I drove my daughter's Ford Focus for a bit and decide that I had to go electric. As an EV Lyft driver, I spend a full day behind the wheel and travel an average of 300-400 miles in a day.
My driving has charged. I used to drive like an aggressive New York taxi cab driver. Once I got my EV I started driving a lot slower and more carefully. Now I am trying to always maximize my range so my driving has become very efficient. I like to play a game to see how little of my range I can deplete each time I pick someone up for a ride! My efficiency goal is 5 miles per kilowatt hour
I used to spend at least $300 a week in gas and changed my oil religiously about every 2-3 weeks. Because I have a membership to unlimited charging at PGE’s electric avenue, I now spend a lot less on fuel and estimate that I save $1,400 a month. I am putting these saves towards paying for my Bolt!
I was, in 2011, an “early adopter” for EV’s. A person who was taking a chance hoping that this purchase would help inspire others to do something the same. In a small way, I think it helped. From two Nissan Leafs, to a Chevy Bolt, to the Tesla 3 we’d really wanted, it has been a tremendous ride for more than 130000 miles driven all electric.
Having a home Level 2 charger, it is easy to be an EV driver. That ability to charge overnight, kinda like what we do with our cell phones, was the moment where it really felt it was going to work for my wife and me. Add to that Tesla’s Super Charger Network, for out of town travel, and it feels really good. There are so many good reasons to say goodbye to gas stations and love being an EV driver. I hope you find yours.
In the mid-2000s, I thought I would only need a glorified golf cart for most of my driving needs. I have a 7-mile round trip commute and needed to drop my kids off at school on the way to work and stop at the grocery store on the way home. Most days I drove less than 10 miles on city streets with 25 mph speed limits. When I heard about the ZAP Xebra in 2006, I spent over a year researching it and other rare EVs that were available then, before I bought a 2007 ZAP Xebra. It was classified as a 3-wheel motorcycle (with 4 doors and 4 seatbelts) with a 20-mile range and a 40 mph top speed. I drove it for 8 years and over 10,000 miles. It was a driving anti-depressant, as everyone smiled and waved and shouted that they loved my car as I passed by. Now I drive a 2012 Mitsubishi iMiEV (62-mile range, 112 MPGe). I appreciate the longer range for getting further around town and the 50 cu ft of cargo space with the back seats folded down. I do miss the stripes though. I love driving electric for the quick pickup, quiet and smooth ride, low fuel and maintenance cost, and mainly the ecological advantages of electric over gas. I love being able to say that I drive a solar-powered car (from the 2.7kW photovoltaic panels on my house roof)!
I own a Fuel Yoga Workouts with my sister in downtown PDX, which is about five miles from home. Heading off to work means unplugging the car from the standard Level 1 wall outlet in the garage. I don’t use any Level 2 or fast charging at home and don’t feel like I would need it there unless my commute was more than 50 miles each day. The ride to work is smooth and quiet, and the process of plugging in to charge when I get home takes less than 10 seconds to connect and begin charging. I use the charging kiosks at parking structures or other businesses if they are convenient. Some of them offer free electricity, others don’t. It took about 30 minutes of education/trial to “figure” out all the different types of kiosk and stations but not complicated at all. The biggest surprise of owning an electric vehicle is the affordability - both initially as well as driving cost. Over the estimated life of ownership, I won’t cost much more to get a new vehicle than to keep driving my 20-year-old one.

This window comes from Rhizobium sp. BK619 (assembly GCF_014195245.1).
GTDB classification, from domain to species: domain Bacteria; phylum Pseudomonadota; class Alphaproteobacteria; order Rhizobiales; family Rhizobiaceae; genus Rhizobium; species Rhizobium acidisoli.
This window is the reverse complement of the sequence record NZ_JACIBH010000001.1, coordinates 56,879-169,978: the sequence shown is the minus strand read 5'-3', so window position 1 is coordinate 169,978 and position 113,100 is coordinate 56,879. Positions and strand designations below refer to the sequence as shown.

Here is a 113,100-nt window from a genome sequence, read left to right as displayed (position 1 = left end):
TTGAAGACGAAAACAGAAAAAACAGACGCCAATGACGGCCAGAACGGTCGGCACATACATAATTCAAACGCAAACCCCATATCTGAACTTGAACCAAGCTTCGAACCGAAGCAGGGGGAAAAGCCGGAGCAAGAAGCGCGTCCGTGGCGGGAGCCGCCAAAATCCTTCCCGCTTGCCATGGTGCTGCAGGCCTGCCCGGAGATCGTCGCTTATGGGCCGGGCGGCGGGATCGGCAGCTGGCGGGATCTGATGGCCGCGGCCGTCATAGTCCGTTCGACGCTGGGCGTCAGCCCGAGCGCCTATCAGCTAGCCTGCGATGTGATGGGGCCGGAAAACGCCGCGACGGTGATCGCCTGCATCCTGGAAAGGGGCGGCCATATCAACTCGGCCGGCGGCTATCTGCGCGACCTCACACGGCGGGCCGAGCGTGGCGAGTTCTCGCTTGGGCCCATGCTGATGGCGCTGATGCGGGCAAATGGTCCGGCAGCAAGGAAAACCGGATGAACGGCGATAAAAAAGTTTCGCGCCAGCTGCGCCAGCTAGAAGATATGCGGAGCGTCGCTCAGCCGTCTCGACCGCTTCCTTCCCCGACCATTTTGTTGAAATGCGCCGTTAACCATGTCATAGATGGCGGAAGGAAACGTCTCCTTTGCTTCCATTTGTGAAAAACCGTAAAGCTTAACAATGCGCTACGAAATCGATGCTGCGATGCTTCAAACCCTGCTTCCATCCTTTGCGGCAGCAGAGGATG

The main reason I went electric is that the tech is now affordable and reliable as well as being more environmentally friendly. Continuing to use combustion engines and burning fossil fuels when there were viable alternatives seemed archaic and irresponsible.
I started driving an electric vehicle in 2014 when I purchased my 2013 Nissan Leaf. I drive electric so I can support a local fuel source and local jobs. I have been driving for Uber and Lyft for over 12,000 rides in an effort to educate people about electrified transportation all in a non-sales environment hearing from an actual owner. I work with Uber and Lyft directly to educate others about the topic. The greatest surprise about owning an EV is learning about the lack of education of electrified transportation. For a while, a lot of people thought Tesla was the only electric car. It's getting better. Now people think that Tesla, the Chevy Bolt, and Volt are the only cars.
On an average day of electric driving I'm driving Uber and Lyft passengers around answering any questions they may have about electrified transportation and debunking any misinformation that may come about.
Our family has a 2013 Nissan LEAF and a 2018 Tesla Model 3. We no longer own a gas powered car. We’ve been an all EV household for a year now. We first got the EV bug 4 years ago, and we initially got an electric car for economic reasons. Used EVs are very affordable and we went all EV after getting solar on our house and realizing there’s no real need for us to own a gas-powered car anymore. We did a family road trip down to Disneyland in our Model 3, and it was a blast. A typical day, as an EV owner is not much different other than not having a clue what gas prices are The biggest surprise driving an EV, is how responsive they are. They remind me of driving a stick shift gas powered car.